Beaching in Bangladesh
- Bangladesh’s Chittagong Beach and India’s Alang Beach are the world’s two largest recipients of ships destined for the scrap heap.
- In Chittagong, the ‘beaching’-method is used, in which ships are sailed toward the beach at top speed when the tide is highest and stranded there. Once the tide recedes, the shipbreaking can begin.
- The tidal range at Chittagong is six metres, and the beach is very flat. This means that the ships are often beached at a significant distance from the shipyards. The sandy bottom is soft and muddy, and difficult to navigate for large machinery like cranes.
- When a ship is stranded, it is first emptied of liquids and gasses, along with any machinery or inventory that can be reused and sold. Then most of the ship’s hull is cut into pieces manually, with the help of cutting torches. Large sections are cut loose and fall onto the sand.
- From here they are either transported to the shipyard using a capstan or crane, or they are cut into smaller pieces and pulled ashore by hand.
- Once the smaller pieces are on land, they are cut into smaller pieces and sorted again so they can be sold for melting down or rolling into sheet metal.
“Without suitable downstream infrastructure for the disposal of hazardous wastes from shipbreaking activities, yards in Chittagong could not meet the standards of the Hong Kong Convention, in spite of any improvements made on site”, she contends. Such infrastructure for the disposal of hazardous wastes is yet to be developed in Bangladesh.
She declined to comment on Maersk’s business practices or the specific shipyard in question.
The official at DIFE and Susan Wingfield both explain that a few individual shipbreaking yards have taken steps forward in recent years. Janata Steel is not one of the yards they single out as improving their practices.
“In my professional opinion, none of the shipyards in Chittagong is in compliance with the Hong Kong Convention,” says Wingfield. She explains that a key requirement of the Convention is the presence of disposal systems for hazardous waste like asbestos, chemicals and oil.
“There is no system for this in Chittagong or in Bangladesh generally, so even if a shipyard has a facility to store hazardous waste, that is insufficient, since there is no way to dispose of it responsibly,” she explains.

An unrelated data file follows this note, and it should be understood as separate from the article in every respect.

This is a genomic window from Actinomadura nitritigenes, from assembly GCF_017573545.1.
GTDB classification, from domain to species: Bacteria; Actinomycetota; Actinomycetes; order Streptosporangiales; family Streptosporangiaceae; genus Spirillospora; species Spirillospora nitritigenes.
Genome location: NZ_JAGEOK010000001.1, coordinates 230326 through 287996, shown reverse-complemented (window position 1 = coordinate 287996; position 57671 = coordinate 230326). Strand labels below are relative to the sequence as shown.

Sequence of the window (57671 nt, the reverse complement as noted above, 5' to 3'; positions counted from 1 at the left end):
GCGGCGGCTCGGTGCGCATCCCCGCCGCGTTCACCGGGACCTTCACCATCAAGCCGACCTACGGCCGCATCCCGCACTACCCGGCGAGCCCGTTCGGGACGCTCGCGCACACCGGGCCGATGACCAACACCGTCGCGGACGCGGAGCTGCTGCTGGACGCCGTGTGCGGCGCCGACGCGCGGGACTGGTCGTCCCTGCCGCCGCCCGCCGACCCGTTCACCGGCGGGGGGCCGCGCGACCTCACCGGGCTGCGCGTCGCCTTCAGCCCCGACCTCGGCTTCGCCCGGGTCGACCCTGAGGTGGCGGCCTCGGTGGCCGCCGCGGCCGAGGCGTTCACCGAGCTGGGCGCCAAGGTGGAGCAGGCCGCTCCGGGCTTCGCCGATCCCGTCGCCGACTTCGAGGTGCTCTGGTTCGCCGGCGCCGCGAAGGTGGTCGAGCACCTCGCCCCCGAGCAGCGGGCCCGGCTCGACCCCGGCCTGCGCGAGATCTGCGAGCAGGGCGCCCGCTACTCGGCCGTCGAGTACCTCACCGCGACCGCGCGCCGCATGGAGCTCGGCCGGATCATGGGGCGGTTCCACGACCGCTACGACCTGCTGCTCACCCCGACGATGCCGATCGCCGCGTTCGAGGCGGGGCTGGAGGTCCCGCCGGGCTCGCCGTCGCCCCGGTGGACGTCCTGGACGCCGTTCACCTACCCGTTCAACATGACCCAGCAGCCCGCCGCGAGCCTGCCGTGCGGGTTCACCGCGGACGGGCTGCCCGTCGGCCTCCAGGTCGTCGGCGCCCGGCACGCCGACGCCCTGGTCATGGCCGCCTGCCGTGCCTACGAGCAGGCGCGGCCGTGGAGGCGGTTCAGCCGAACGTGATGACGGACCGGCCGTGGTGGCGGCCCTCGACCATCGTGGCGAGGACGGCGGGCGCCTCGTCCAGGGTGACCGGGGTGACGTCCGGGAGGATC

The assessments of these experts were confirmed by the Bangladeshi Ministry of Industries. In February of this year, the Ministry’s joint secretary, Yasmin Sultana, participated in a London conference on shipbreaking together with Mohammed Zahirul Islam, a representative of the Bangladesh Ship Breakers Association.
During the conference, both representatives declared that Bangladesh was not yet ready to ratify the Hong Kong Convention, since the country’s shipbreaking yards do not currently meet its requirements. Islam estimated that it would take five years and a multi-billion-dollar investment to bring the country’s shipbreaking industry into compliance with the Convention.
Maersk: A shipyard is no place for flip-flops
There are about eighty active shipbreaking yards in Chittagong, and they are known for being among the most dangerous and most polluting shipyards in the industry. In Bangladesh, the ships are sailed onto the beach at top speed until they are grounded, and then they are broken up by hand on the beach itself, with only limited mechanical help. This shipbreaking practice is called “beaching”, and it has been criticised for years by experts, environmental organisations, and even Maersk itself.
“People in-flip flops on beaches are OK. But people on beaches wearing flip-flops and no safety gear while taking apart massive cargo ships with hand tools is simply wrong,” wrote Jacob Sterling, Maersk’s former director of sustainability, in a 2013 blog post expressing the company’s opinion of beaching in Bangladesh.
Photo: S. Rahman.